- Vegetarians: Roasted chickpeas (1 medium bowl) + Small size fruit (1 medium size) + mixed vegetables salad
- Non-Vegetarians: Brown Rice, Chicken, and Broccoli
The importance of Mid-Morning Meal:
There is a substantial difference between how your body responds when you consume 2000 calories in two meals and when you eat the same 2000 calories in three significant meals and two snacks. The idea is to eat small meals or to space out your calories in 4-5 meals so that your body can metabolize them efficiently.
Breaking up long hours of fasting with snacks can actually help to prevent overeating and weight gain. This meal should include a moderate amount of protein and slow carbs like sweet potato, as well as fibrous vegetables such as broccoli.
Meal 4: Lunch
Nutrient Groups: Protein + Slow acting carbs + Veggies
What to eat:
- Vegetarians: Mixed bean sabzi + Brown Rice (1 medium cup) + Broccoli/Cauliflower (1 cup cooked)
- Non-Vegetarians: Fish, Brown Rice, Mixed Veggies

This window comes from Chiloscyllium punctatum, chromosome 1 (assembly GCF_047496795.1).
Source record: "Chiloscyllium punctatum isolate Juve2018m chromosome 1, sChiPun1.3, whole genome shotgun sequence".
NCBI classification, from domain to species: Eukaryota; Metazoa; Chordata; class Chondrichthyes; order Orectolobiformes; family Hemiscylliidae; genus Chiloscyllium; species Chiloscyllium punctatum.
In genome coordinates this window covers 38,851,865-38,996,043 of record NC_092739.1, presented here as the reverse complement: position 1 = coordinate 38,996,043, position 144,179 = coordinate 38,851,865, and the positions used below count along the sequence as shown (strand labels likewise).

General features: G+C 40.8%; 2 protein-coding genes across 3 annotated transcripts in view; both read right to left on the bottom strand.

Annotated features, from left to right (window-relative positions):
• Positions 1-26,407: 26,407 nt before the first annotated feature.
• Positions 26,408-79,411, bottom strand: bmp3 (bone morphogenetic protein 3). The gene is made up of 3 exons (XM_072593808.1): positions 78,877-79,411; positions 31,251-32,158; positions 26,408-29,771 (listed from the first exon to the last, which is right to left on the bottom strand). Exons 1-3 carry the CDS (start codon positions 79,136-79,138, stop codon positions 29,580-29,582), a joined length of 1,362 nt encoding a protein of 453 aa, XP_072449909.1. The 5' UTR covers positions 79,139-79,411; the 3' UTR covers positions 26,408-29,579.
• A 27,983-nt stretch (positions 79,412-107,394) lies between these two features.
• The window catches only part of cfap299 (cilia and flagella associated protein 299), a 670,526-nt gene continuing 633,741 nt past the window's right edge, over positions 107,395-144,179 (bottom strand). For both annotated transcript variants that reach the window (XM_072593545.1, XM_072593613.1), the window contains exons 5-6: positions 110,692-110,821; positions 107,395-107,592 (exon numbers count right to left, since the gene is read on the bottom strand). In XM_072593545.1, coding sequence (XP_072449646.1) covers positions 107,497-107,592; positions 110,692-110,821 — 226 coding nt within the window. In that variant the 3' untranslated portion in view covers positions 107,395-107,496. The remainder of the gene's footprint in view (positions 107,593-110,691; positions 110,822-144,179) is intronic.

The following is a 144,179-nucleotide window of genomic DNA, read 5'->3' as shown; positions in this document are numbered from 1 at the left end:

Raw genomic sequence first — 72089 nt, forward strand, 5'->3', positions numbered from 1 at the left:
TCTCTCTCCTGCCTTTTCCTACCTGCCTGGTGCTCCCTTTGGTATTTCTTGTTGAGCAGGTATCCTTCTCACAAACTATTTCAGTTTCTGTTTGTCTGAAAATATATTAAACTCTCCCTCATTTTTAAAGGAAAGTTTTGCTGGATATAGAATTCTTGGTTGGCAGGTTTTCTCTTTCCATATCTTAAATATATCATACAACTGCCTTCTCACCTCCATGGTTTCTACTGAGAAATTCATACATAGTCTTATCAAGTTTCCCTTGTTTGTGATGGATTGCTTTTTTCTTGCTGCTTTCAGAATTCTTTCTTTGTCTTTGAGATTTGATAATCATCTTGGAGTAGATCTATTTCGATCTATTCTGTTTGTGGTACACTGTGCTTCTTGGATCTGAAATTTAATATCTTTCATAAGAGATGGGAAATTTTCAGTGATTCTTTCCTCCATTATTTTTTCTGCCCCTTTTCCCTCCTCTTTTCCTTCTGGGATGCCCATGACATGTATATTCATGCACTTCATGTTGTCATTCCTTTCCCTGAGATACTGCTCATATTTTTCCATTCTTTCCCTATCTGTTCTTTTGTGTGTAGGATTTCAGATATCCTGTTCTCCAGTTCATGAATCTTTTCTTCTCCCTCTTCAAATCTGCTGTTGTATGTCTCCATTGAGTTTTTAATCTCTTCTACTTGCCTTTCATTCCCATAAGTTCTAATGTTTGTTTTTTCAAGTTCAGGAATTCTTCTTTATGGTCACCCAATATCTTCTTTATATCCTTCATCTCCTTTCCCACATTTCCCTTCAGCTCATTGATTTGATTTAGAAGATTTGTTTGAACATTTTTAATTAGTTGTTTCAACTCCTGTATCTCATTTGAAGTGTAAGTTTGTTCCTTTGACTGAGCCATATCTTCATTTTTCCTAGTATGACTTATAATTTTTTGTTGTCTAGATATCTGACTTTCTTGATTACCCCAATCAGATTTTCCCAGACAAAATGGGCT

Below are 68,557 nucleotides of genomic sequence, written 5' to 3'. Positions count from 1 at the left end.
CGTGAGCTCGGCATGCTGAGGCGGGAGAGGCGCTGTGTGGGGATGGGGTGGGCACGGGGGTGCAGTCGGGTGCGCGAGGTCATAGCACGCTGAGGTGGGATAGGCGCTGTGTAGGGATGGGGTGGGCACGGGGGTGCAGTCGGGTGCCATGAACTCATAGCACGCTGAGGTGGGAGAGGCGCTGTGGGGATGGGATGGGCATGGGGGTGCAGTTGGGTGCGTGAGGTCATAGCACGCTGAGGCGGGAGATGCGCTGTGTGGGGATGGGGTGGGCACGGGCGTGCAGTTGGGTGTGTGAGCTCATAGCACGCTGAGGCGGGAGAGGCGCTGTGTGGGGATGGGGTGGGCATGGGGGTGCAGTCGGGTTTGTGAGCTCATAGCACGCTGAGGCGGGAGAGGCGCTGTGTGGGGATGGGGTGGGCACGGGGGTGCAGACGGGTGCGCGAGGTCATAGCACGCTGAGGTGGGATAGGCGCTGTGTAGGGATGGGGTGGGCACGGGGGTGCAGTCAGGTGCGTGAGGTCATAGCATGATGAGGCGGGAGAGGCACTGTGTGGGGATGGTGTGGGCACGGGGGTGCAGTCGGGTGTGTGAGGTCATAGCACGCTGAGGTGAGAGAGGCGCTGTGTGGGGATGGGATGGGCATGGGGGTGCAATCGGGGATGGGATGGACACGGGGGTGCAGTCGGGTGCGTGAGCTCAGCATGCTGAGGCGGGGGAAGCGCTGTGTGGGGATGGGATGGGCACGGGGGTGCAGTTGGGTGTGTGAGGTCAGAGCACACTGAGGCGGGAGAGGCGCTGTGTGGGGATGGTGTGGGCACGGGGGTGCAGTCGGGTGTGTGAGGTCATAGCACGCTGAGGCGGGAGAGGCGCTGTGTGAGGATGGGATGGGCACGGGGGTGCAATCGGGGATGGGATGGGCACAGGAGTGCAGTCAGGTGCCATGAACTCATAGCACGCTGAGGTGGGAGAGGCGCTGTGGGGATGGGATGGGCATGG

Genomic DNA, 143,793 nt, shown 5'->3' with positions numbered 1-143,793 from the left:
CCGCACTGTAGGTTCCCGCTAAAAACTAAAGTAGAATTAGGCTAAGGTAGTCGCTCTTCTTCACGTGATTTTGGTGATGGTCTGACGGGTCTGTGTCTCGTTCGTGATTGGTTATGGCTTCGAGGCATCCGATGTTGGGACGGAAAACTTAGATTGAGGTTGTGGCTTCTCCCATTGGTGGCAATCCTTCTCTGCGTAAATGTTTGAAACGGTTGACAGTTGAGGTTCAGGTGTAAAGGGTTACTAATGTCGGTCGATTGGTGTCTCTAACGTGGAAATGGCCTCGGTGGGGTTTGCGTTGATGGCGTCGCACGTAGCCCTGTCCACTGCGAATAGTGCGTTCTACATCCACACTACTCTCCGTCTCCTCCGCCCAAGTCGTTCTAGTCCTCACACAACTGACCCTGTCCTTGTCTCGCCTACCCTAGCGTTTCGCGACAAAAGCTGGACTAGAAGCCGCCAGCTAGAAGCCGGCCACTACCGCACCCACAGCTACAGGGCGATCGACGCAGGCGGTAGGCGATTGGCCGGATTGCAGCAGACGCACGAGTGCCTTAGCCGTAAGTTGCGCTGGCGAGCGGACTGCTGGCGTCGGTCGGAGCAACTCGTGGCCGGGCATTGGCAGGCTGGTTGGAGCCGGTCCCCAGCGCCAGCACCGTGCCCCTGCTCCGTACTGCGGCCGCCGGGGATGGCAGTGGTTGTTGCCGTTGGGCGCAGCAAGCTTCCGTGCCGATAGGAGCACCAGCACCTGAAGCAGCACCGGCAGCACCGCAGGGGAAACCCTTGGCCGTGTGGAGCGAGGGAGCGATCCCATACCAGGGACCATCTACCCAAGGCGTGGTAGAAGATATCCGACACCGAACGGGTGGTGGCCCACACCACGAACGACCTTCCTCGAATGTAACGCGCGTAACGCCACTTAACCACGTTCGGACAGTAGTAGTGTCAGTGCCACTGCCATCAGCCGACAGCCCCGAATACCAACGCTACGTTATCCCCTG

The importance of Lunch:
It is time to consume the fourth meal of the day, a mid-morning snack, which will set the right tone for pre-workout nutrition and hence assure a better performance in the training session. A good lunch will help prevent your body from breaking down muscle tissue and will give you a sustained energy boost for the afternoon.
Meal 5: Mid-Afternoon/Pre-Workout Meal
Nutrient Groups: Protein + Low GI carbs
What to eat:
- Vegetarians: Whole grain toast (spread almond butter or avocado) + Baked sweet potatoes (1 small bowl)
- Non-Vegetarians: Sweet potato and Protein powder
The importance of a Pre-Workout Meal:
Athletes who have a meal 45-60 minutes before a training session tend to perform better during the workout than those who don’t. We believe that it is not difficult to understand. Adding slow-acting protein and low GI carbs to your pre-workout meal will give your muscles a sustained energy boost, improve your performance, help preserve muscle mass, and decrease protein degradation.
If you don’t eat correctly before working out, it will be hard for your post-workout nutrition to help you build muscle.
Meal 6: Post-Workout Shake
Nutrient Groups: Fast Protein + Fast Carbs/High GI Carbs
What to eat:
Vegetarians & Non-Vegetarians: Whey protein shake and Dextrose Monohydrate.
The importance of a Post-Workout Shake:
When it comes to what to eat after a workout, a post-workout shake is a great option. As the 2006 October issue of the International Journal of Sports Nutrition and Exercise Metabolism reports, whey protein consumption can significantly improve strength when taken after exercise.